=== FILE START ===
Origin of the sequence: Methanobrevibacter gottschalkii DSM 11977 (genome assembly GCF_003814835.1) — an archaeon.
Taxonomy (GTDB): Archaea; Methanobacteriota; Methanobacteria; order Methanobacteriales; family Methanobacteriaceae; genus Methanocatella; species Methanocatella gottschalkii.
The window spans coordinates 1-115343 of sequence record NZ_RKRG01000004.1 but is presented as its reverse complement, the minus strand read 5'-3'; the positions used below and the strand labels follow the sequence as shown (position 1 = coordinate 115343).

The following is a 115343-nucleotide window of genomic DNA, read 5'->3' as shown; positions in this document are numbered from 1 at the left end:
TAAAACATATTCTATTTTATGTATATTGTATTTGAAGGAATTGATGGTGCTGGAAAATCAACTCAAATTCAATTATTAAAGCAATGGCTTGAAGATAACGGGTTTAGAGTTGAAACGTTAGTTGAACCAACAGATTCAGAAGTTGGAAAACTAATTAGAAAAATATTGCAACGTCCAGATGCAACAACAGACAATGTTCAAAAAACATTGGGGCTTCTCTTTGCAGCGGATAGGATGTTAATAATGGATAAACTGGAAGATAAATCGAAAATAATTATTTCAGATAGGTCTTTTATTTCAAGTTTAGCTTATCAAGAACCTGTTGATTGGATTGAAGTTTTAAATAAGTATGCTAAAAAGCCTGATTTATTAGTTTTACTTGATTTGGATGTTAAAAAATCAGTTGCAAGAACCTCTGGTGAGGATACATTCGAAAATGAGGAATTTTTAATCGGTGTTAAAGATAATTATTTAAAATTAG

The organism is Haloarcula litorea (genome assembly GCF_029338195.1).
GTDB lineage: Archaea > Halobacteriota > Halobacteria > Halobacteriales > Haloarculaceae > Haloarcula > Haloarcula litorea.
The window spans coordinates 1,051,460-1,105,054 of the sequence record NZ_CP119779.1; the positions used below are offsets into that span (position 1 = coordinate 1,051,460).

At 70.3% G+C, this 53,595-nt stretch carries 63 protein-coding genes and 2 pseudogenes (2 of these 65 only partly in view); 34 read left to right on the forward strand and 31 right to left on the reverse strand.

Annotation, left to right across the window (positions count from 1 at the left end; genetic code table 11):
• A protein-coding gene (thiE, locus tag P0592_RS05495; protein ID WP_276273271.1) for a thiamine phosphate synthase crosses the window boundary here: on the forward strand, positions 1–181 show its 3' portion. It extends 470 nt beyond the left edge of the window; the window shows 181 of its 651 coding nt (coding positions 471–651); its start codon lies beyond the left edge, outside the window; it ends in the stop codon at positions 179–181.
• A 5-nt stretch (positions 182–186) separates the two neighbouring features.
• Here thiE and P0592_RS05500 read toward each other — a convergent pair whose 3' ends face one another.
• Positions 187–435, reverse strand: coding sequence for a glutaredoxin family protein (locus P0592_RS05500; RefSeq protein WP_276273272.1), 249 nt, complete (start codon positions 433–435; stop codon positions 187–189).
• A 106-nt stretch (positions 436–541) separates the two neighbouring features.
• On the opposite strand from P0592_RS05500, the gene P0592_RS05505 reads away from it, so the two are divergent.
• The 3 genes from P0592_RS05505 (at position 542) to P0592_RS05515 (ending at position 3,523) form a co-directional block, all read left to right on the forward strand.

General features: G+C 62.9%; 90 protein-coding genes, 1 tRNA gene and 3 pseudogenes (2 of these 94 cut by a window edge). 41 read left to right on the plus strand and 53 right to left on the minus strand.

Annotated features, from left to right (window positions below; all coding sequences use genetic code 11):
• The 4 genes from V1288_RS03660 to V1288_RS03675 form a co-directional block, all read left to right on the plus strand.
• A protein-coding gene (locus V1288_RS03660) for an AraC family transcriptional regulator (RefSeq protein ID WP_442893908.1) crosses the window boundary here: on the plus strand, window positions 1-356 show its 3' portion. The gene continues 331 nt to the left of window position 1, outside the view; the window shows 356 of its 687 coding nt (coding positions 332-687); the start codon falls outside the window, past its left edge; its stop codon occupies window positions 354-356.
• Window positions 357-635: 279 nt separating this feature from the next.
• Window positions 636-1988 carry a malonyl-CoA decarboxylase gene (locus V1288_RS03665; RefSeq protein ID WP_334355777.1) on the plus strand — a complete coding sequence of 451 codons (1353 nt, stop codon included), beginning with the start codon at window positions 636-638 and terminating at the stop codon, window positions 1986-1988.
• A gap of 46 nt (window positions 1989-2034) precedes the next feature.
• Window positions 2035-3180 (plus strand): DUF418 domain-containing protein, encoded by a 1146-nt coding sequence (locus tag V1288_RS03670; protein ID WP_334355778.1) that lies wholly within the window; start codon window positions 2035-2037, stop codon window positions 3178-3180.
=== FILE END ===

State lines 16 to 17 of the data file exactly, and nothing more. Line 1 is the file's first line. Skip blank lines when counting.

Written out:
• On the opposite strand from P0592_RS05500, the gene P0592_RS05505 reads away from it, so the two are divergent.
• The 3 genes from P0592_RS05505 (at position 542) to P0592_RS05515 (ending at position 3,523) form a co-directional block, all read left to right on the forward strand.